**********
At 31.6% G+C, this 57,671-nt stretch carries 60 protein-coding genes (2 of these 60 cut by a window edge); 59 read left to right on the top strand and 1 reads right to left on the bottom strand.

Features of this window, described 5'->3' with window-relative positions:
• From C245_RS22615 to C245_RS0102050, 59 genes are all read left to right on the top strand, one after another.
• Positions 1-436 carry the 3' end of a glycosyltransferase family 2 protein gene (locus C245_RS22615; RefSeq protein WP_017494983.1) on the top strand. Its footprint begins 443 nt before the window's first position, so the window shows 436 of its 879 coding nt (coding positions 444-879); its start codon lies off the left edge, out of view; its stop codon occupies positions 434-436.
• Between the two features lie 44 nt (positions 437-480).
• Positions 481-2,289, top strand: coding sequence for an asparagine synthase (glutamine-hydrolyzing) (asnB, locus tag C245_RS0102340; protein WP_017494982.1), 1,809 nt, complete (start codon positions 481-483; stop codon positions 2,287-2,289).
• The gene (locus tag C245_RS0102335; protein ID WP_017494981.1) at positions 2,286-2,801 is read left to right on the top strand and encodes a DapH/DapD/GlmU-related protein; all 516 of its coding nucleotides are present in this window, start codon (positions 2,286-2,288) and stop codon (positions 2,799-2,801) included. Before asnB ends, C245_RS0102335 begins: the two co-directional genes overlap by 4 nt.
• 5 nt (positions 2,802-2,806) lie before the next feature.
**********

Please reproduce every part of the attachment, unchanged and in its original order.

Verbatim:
At 31.6% G+C, this 57,671-nt stretch carries 60 protein-coding genes (2 of these 60 cut by a window edge); 59 read left to right on the top strand and 1 reads right to left on the bottom strand.

Features of this window, described 5'->3' with window-relative positions:
• From C245_RS22615 to C245_RS0102050, 59 genes are all read left to right on the top strand, one after another.
• Positions 1-436 carry the 3' end of a glycosyltransferase family 2 protein gene (locus C245_RS22615; RefSeq protein WP_017494983.1) on the top strand. Its footprint begins 443 nt before the window's first position, so the window shows 436 of its 879 coding nt (coding positions 444-879); its start codon lies off the left edge, out of view; its stop codon occupies positions 434-436.
• Between the two features lie 44 nt (positions 437-480).
• Positions 481-2,289, top strand: coding sequence for an asparagine synthase (glutamine-hydrolyzing) (asnB, locus tag C245_RS0102340; protein WP_017494982.1), 1,809 nt, complete (start codon positions 481-483; stop codon positions 2,287-2,289).
• The gene (locus tag C245_RS0102335; protein ID WP_017494981.1) at positions 2,286-2,801 is read left to right on the top strand and encodes a DapH/DapD/GlmU-related protein; all 516 of its coding nucleotides are present in this window, start codon (positions 2,286-2,288) and stop codon (positions 2,799-2,801) included. Before asnB ends, C245_RS0102335 begins: the two co-directional genes overlap by 4 nt.
• 5 nt (positions 2,802-2,806) lie before the next feature.